Case marking (accounts) in collapse: evidence from Early Modern Dutch egodocuments (1572-1573)
|Collections||Australian Linguistic Society Conference (2011)|
|Title:||Case marking (accounts) in collapse: evidence from Early Modern Dutch egodocuments (1572-1573)|
Australian Linguistic Society
|Keywords:||case;deflexion;dialect contact;Middle Dutch;Early Modern Dutch|
|Publisher:||Australian Linguistic Society|
|Citation:||Hendriks, J. (2012). Case marking (accounts) in collapse: Evidence from Early Modern Dutch egodocuments (1572-1573). In M. Ponsonnet, L. Dao & M. Bowler (Eds), Proceedings of the 42nd Australian Linguistic Society Conference – 2011, Australian National University, Canberra ACT, 2-4 December 2011 (pp. 123-151).|
|Series/Report no.:||Australian Linguistic Society Conference: 42nd|
In this study, I examine the intermediate stages of case marking systems essential for testing hypotheses about the loss of case and its syntactic effects in Dutch. Past accounts typically compare earlier Middle Dutch (1200-1350), when a transparent case system was still in use, with Modern Dutch, which has lost morphological case. Scholars have made claims about the order in which the cases disappeared in Middle Dutch and generally view the end of the 15th century as the point by which the case system had broken down. With a several hundred year gap between the Middle and Modern Dutch periods and no detailed studies chronicling the deflexion process, however, these claims remain largely untested. Using a corpus of 42,000 words comprised mainly of unpublished archival manuscripts—eyewitness accounts chronicling the terror and destruction at the start of the Eighty Years War—I consider the questions of when, how quickly and where the case system collapsed, while situating the discussion in the context of the intense dialect contact situations that prevailed over the period of many centuries in Middle and Early Modern Dutch urban centres.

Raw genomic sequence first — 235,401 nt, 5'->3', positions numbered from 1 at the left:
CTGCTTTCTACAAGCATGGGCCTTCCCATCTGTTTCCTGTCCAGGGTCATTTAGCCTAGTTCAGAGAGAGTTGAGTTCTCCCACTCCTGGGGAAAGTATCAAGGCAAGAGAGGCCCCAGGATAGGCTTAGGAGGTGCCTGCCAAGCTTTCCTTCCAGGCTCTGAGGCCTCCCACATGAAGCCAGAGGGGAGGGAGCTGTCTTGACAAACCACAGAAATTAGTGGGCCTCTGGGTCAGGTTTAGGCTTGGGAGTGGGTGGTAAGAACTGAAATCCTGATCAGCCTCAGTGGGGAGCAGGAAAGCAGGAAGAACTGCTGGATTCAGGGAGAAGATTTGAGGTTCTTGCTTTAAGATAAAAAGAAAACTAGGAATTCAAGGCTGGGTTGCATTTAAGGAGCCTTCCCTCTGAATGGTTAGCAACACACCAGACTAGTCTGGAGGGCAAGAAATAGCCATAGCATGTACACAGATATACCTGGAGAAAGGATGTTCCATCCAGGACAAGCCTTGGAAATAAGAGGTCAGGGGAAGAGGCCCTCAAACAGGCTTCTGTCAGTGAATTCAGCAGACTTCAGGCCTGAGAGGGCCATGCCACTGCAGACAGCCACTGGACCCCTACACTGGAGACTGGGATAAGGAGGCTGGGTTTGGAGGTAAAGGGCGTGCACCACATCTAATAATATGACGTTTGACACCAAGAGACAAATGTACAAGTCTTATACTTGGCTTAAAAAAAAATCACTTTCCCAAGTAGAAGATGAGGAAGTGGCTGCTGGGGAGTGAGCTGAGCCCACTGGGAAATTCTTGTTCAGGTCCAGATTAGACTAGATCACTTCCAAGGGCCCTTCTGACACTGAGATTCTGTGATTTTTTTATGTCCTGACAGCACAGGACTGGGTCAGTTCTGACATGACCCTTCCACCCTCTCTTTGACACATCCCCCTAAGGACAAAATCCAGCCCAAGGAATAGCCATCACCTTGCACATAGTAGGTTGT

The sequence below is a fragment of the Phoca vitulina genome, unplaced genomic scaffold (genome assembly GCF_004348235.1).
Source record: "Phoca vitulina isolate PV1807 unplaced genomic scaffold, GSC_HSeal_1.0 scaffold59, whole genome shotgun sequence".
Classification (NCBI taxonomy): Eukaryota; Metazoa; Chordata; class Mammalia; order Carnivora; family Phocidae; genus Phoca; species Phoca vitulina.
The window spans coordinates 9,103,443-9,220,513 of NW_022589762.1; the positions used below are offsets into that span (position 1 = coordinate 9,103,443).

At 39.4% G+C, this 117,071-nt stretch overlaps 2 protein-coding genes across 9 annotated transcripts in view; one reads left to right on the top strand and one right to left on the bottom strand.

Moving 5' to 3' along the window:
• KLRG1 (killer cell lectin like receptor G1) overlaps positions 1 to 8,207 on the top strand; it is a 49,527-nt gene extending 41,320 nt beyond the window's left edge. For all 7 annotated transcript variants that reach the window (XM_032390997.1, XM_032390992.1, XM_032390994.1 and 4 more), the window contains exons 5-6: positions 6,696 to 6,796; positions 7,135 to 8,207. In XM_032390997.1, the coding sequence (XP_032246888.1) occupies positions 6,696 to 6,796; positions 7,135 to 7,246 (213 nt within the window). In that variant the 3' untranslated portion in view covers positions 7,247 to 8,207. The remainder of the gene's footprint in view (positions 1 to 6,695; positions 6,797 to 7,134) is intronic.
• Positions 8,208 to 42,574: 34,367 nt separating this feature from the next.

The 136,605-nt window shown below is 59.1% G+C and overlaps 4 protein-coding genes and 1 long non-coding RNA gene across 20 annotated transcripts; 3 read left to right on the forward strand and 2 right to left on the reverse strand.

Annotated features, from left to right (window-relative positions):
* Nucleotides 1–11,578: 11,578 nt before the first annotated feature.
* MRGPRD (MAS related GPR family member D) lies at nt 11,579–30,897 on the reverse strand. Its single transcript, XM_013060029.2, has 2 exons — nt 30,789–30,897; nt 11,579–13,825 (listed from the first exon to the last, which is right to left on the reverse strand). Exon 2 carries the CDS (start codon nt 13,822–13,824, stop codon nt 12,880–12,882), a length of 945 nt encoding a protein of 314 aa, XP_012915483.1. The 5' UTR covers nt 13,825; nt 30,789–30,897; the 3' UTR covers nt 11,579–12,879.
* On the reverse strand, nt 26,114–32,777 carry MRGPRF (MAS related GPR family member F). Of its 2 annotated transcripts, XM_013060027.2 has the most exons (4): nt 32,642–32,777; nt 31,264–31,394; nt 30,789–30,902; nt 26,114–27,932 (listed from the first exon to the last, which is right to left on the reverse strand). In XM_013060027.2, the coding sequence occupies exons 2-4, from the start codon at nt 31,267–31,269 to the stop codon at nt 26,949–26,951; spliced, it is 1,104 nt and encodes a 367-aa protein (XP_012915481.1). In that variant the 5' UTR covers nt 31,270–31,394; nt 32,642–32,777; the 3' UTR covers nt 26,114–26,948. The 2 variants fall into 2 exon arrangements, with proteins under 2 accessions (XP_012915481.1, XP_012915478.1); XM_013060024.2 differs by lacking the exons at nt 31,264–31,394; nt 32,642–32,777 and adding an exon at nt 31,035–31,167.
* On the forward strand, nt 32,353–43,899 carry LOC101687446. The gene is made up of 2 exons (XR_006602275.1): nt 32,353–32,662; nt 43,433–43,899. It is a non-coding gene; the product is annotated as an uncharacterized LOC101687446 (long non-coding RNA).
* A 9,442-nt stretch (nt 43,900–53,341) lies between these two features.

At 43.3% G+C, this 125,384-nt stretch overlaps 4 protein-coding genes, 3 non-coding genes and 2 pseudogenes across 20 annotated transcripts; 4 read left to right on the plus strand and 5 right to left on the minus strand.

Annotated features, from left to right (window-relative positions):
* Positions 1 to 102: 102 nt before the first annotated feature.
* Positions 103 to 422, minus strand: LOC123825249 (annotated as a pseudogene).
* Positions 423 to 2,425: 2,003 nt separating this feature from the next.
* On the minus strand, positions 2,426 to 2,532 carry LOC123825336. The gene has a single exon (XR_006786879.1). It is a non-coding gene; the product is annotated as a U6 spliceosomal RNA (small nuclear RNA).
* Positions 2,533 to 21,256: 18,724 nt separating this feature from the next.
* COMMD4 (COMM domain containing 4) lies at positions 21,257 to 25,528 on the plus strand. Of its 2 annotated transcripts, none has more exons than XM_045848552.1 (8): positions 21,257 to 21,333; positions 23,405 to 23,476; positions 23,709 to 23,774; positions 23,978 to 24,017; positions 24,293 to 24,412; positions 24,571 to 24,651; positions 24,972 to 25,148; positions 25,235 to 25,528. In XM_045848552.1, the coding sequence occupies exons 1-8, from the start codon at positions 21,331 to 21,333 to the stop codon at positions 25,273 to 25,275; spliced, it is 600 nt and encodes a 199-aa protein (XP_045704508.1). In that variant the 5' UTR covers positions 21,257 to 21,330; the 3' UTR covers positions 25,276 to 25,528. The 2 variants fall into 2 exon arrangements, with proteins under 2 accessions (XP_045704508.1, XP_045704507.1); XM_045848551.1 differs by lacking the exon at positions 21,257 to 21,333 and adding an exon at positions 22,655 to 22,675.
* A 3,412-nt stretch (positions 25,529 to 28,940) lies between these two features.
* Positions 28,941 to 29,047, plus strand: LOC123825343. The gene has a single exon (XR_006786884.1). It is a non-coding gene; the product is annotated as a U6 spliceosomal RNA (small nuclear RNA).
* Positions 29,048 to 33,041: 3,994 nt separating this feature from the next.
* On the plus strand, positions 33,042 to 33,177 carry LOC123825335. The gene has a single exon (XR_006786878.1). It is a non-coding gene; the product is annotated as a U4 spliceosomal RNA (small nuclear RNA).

|Hendriks_CaseMarking2012.pdf||455.53 kB||Adobe PDF|
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